Meeting him in one of his rounds of the prison, I approached and saluted. ‘Captain Wirz, I believe,’ said I. ‘Yes, sir.’ ‘May I speak with you?’ ‘Certainly.’ ‘Captain, there are a number of the prisoners adjacent to my quarters, several of whom are immediate comrades, who are sick. We have no fuel with which to cook our rations. The meal issued of late is poor in quality. I think that there is part of the cob ground with it. I am here on a begging mission to see if something cannot be done to remedy matters, I trust that you will pardon my presumption.’ [6] ‘Yes, sir; you are certainly excusable and justifiable in coming to me. I realize that situation. I am doing all I can to remedy matters and to relieve the deplorable condition, but I am hampered in many ways. We are building a bakery, working day and night to complete it. There will be a change very soon. The men will soon get bread.’ I heartily thanked him.

He impressed me as an unassuming, kind-hearted man with a somewhat sad expression of countenance.

Within a day or two after this meal of a better quality was served us, and a day or two later still we received corn meal mush and later bread.

And this was the man who was charged with putting a deadly poison into vaccine matter that was used in vaccinating the prisoners, as a result of which ‘one hundred and twenty died by vaccine poisoning one week!’

The interview produced upon me a complete revolution of opinion relative to the man. I went to him with fear and trembling, looking for the worst.

Everybody who has any knowledge of the conditions in the Northern military prisons during the Civil War knows that the Southern soldiers imprisoned in the North were treated with extreme cruelty and were made to suffer the most unnecessary privations, and the Federal authorities strenuously opposed any exchange of prisoners of war. General Grant, commanding the United States Armies, wrote the following on the subject:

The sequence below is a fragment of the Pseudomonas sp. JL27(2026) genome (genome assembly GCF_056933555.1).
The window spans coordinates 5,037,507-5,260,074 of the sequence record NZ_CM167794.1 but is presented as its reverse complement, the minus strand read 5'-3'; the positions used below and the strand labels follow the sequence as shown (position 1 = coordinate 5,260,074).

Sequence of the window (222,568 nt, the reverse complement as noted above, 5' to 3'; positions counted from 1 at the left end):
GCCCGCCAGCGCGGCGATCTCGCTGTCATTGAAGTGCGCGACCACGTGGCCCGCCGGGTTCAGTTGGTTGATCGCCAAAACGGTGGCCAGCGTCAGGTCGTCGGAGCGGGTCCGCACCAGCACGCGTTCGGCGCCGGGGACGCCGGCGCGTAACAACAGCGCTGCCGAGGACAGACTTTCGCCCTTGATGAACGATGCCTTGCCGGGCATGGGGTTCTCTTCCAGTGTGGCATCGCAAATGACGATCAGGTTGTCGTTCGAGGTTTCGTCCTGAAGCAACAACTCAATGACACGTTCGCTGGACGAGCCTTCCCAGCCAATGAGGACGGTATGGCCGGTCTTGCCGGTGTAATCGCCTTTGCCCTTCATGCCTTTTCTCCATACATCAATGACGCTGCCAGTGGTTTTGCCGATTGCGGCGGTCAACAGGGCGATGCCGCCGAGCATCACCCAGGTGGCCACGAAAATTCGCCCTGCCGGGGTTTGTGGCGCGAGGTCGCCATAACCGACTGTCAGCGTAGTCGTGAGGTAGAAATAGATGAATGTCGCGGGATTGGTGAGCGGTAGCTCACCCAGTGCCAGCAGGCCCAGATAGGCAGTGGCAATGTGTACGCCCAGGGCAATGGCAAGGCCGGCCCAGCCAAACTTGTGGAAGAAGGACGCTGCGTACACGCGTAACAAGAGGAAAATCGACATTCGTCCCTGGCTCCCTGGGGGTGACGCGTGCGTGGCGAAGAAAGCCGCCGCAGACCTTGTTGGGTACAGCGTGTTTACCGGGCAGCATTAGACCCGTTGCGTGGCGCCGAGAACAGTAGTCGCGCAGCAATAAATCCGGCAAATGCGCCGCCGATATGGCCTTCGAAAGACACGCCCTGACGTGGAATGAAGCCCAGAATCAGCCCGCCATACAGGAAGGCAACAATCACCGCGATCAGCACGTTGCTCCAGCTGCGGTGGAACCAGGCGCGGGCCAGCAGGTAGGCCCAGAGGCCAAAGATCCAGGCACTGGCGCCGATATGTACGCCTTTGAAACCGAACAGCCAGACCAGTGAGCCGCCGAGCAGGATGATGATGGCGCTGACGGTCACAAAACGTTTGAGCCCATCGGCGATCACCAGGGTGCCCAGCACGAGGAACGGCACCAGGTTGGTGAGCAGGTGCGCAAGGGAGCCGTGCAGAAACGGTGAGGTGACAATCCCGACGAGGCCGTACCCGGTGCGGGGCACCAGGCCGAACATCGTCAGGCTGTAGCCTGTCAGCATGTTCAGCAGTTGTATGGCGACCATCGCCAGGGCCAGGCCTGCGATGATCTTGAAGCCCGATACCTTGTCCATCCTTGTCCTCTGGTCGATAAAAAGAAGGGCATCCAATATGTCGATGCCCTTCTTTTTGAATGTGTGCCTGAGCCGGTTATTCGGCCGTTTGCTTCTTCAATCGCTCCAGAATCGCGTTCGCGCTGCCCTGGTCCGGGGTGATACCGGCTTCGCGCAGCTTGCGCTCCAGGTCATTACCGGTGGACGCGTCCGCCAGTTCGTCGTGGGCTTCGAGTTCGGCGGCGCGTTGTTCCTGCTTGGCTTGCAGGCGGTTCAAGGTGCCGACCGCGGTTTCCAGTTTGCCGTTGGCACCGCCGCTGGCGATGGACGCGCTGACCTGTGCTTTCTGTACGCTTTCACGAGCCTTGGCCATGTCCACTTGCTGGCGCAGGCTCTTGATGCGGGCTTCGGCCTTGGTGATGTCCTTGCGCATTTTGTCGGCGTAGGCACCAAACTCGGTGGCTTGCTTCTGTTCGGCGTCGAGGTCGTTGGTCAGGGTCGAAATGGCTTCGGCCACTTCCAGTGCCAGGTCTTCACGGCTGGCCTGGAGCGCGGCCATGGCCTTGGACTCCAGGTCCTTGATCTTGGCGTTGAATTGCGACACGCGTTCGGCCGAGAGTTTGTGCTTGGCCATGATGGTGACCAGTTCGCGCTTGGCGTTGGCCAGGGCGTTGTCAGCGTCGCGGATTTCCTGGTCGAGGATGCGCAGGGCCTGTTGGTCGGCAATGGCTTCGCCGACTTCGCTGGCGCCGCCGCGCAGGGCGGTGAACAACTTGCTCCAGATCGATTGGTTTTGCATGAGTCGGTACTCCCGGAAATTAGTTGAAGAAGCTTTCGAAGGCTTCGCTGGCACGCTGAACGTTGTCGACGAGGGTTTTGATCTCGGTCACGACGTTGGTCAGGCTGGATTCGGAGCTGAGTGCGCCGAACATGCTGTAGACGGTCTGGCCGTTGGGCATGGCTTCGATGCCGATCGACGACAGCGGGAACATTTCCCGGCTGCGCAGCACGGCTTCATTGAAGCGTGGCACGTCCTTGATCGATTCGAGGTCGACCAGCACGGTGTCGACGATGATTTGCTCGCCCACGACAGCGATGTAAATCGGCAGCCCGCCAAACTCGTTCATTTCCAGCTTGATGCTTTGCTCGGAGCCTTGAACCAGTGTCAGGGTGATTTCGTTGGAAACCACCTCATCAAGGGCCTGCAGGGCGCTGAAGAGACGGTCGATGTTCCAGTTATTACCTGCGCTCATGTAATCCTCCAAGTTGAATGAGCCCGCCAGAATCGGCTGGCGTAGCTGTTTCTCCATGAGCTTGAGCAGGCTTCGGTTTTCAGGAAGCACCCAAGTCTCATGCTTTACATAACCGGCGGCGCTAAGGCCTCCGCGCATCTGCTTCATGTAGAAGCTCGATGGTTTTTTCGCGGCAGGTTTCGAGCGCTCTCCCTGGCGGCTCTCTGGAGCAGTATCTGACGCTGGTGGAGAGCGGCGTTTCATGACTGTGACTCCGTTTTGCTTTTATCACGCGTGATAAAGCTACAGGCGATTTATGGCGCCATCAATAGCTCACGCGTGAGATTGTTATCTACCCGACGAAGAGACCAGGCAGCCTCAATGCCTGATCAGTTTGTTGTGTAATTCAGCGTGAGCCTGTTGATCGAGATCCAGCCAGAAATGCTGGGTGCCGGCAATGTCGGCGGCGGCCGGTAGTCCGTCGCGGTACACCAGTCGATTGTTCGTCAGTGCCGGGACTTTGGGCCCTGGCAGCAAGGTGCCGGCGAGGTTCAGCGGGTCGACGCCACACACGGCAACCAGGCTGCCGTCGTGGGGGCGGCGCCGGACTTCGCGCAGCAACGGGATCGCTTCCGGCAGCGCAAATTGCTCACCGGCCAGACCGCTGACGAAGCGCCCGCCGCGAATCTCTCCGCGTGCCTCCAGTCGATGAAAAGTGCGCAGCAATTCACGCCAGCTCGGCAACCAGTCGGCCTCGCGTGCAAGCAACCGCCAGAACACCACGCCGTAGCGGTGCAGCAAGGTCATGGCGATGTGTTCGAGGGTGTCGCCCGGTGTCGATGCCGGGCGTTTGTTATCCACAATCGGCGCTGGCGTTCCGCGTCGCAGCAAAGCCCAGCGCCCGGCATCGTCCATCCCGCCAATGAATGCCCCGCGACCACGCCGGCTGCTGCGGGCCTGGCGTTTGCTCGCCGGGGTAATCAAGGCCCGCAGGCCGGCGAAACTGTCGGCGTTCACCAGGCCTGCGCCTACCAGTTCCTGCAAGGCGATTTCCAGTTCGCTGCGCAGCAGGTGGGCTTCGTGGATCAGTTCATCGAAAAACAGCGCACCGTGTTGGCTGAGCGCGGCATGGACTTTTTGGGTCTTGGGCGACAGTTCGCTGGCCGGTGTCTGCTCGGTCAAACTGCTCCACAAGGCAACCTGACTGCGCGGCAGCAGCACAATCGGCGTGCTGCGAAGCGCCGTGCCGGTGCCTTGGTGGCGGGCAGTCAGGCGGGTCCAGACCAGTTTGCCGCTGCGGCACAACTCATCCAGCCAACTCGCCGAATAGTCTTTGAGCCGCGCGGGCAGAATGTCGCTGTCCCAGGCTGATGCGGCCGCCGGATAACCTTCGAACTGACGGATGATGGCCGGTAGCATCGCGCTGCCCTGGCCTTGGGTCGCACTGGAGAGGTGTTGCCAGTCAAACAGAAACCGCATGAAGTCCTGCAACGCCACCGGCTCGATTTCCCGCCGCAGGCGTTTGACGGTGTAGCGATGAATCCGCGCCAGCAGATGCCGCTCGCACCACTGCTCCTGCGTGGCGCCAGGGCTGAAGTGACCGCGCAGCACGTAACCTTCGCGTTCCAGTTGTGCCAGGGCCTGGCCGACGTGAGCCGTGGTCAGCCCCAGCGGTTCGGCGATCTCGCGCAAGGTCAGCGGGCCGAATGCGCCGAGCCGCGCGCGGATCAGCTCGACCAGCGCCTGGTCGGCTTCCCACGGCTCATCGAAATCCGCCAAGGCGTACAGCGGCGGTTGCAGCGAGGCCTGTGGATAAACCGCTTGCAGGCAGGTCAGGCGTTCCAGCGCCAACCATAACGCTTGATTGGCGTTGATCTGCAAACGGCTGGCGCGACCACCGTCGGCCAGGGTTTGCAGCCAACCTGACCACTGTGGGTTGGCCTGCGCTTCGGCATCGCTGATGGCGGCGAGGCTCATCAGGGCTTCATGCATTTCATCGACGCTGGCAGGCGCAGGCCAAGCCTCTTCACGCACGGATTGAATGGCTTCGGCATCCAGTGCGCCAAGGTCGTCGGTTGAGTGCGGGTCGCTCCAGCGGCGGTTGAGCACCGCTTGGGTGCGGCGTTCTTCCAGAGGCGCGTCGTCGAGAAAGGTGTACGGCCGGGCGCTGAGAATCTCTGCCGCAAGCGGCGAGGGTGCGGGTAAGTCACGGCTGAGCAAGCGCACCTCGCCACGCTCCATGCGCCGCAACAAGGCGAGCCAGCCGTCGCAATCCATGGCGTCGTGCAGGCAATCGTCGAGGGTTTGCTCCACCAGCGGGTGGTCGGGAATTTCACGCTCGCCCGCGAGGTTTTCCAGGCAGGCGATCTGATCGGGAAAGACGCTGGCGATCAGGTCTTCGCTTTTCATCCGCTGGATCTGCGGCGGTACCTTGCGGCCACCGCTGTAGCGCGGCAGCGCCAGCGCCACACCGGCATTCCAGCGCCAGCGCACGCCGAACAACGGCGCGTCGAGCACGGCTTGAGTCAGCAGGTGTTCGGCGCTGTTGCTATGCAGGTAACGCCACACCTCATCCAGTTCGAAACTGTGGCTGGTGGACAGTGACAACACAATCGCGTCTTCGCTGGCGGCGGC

City Point, Va., Aug. 21, 1864.
Hon. Edwin M. Stanton, Secretary of War:
Please inform General Foster that under no circumstances will he be authorized to make an exchange of prisoners of war. Exchanges simply reinforce the enemy at once, whilst we do not get the benefit for two or three months and lose the majority entirely. I telegraph this just from hearing that some five hundred or six hundred prisoners had been sent to General Foster.

U. S. Grant, Lieutenant General.


The following from the official statistics of prisoners on both sides is of particular interest: ***

Whole number of Federals in Confederate prisons270,000
Number of Confederates in Northern prisons220,000
Excess of Federal prisoners50,000
Confederates died in Northern prisons26,436
Federals died in Southern prisons22,570
Excess of Confederate deaths3,866

Thus the death rate of Confederates in Northern prisons was over 12 per cent., while that of Federal prisoners in Southern prisons was under 9 per cent.

The Northern official record with regard to the treatment and exchange of prisoners in the war of 1861-65 was shameful, and the murder of Captain Wirz to divert public attention from the real authors of the sufferings of the prisoners on both sides was one of the greatest atrocities of modern times.

Mr. Page's book is published by the Neale Publishing Company, New York and Washington.